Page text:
Science Fair Project Encyclopedia
In linguistics, a clitic is a word that syntactically functions as a free morpheme, but phonetically appears as a bound morpheme; it is always pronounced with a following or preceding word. A clitic is either an enclitic, where the clitic is with the preceding word, or a proclitic, which is with the following word.
A word and a clitic attached to it are pronounced like a single word, which respects the usual rules of the language in question. For example, if a word must have one and only one stressed syllable, then a word with a clitic must too (the clitic is usually unstressed). Clitics are often written as separate words.
A clitic is not an affix. An affix syntactically and phonologically attaches to a base morpheme of a limited part of speech such as a verb, to form a new word. A clitic syntactically functions above the word level (i.e. on the phrase or clause level) and attaches only phonetically to the first, last, or only word in the phrase or clause, whichever part of speech the word belongs to.
In the Indo-European languages, some clitics can be traced back to Proto-Indo-European: for example, -kwe is the original form of Latin -que, Greek te, and Sanskrit -ca. This word means "and" and is said after the word being added, e.g. Senatus Populusque Romanus "Senate and People of Rome".
The English enclitics are:
- The abbreviated forms of be:
- 'm in I'm
- 're in you're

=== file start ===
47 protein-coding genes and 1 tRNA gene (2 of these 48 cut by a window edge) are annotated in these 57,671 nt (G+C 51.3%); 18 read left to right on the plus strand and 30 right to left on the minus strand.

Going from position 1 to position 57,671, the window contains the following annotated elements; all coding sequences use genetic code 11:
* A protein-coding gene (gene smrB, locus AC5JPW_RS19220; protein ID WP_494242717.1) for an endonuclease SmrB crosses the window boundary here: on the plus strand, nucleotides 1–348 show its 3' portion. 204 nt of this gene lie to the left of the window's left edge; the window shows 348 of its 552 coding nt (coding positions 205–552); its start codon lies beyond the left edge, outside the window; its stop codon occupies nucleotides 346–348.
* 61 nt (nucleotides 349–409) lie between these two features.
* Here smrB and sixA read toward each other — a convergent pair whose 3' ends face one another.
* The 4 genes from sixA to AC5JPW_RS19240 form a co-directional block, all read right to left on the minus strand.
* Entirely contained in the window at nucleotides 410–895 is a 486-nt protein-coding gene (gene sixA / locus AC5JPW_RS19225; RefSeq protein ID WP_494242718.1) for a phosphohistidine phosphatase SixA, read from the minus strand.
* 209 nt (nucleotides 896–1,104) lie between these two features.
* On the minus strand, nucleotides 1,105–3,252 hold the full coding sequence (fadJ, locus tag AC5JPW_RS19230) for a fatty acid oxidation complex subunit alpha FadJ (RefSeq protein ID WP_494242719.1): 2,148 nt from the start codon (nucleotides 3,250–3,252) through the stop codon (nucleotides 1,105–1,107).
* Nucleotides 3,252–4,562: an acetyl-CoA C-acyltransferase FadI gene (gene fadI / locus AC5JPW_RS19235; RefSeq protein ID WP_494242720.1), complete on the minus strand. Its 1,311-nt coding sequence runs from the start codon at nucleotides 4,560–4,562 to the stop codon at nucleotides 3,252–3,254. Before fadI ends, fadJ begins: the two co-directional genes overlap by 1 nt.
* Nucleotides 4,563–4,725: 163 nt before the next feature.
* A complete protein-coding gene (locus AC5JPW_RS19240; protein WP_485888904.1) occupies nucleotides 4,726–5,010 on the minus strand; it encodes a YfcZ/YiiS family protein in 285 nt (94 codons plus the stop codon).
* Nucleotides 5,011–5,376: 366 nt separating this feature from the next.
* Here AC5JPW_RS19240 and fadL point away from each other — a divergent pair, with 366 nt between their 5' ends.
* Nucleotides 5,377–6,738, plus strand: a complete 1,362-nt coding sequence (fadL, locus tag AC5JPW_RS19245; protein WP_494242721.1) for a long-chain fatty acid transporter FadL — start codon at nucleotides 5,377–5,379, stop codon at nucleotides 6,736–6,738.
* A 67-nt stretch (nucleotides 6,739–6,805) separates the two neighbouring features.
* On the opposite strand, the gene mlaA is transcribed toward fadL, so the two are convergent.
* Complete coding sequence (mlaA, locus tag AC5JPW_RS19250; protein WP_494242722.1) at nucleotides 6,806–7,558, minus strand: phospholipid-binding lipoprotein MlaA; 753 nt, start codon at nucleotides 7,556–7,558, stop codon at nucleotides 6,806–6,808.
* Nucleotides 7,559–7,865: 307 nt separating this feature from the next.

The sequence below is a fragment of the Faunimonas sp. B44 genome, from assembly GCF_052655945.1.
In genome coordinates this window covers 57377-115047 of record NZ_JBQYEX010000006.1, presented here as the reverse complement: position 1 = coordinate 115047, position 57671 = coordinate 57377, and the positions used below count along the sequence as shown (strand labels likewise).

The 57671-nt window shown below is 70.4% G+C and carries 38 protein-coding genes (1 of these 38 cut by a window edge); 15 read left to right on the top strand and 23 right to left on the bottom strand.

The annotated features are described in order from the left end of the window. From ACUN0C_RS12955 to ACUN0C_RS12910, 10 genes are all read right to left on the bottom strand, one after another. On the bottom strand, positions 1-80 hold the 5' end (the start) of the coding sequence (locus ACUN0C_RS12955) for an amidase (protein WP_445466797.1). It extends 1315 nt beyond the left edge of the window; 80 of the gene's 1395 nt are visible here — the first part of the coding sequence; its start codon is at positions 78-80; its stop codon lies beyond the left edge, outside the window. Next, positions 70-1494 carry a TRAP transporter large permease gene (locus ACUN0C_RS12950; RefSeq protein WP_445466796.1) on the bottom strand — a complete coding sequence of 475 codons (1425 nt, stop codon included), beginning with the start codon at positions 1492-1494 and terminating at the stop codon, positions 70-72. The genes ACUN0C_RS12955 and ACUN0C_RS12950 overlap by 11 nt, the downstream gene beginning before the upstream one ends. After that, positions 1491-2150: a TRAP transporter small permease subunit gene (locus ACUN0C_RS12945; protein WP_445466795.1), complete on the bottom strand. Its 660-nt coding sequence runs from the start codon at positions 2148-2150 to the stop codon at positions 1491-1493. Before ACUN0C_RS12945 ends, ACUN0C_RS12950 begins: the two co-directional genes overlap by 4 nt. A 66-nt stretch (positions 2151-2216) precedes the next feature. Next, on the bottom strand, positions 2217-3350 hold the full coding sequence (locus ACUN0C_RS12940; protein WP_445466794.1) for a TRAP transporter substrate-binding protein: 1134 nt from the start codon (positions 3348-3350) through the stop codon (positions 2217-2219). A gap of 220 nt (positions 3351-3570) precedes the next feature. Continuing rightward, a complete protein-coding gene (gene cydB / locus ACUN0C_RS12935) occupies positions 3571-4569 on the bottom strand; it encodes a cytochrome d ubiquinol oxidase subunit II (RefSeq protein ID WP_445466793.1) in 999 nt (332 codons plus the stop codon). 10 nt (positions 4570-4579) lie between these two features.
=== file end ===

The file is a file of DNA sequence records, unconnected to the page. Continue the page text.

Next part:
- 's in she's
- The abbreviated forms of personal pronouns:
- 'im in give'im a chance
- 'er in let'er go
- 'em in go get'em
- n't in couldn't
- 'll in they'll
- 've in they've
- 'd in they'd
- 's in the girl next door's cat
And the English proclitics are:
- a in a desk
- the in the house
- las aguas ("the waters") = /la'saguas/
- lo hicimos ("we made it") = /loi'simos/
- dámelo ("give it to me") = /'damelo/
Clitics in other languages:
- Latin: que and, ne (yes-no question)
- Greek: te and, de but, gar for (in a logical argument), oun therefore
- Russian: ли (yes-no question), же (emphasis), не not (proclitic), бы (subjunctive)
- Japanese: all particles, such as the genitive postposition no and the topic marker wa
- Dutch: 't definite article of neuter nouns and 3rd person pronoun, 'k 1st person pronoun, je 2nd person pronoun, -ie 3rd person pronoun (this one should not be written as a separate word)
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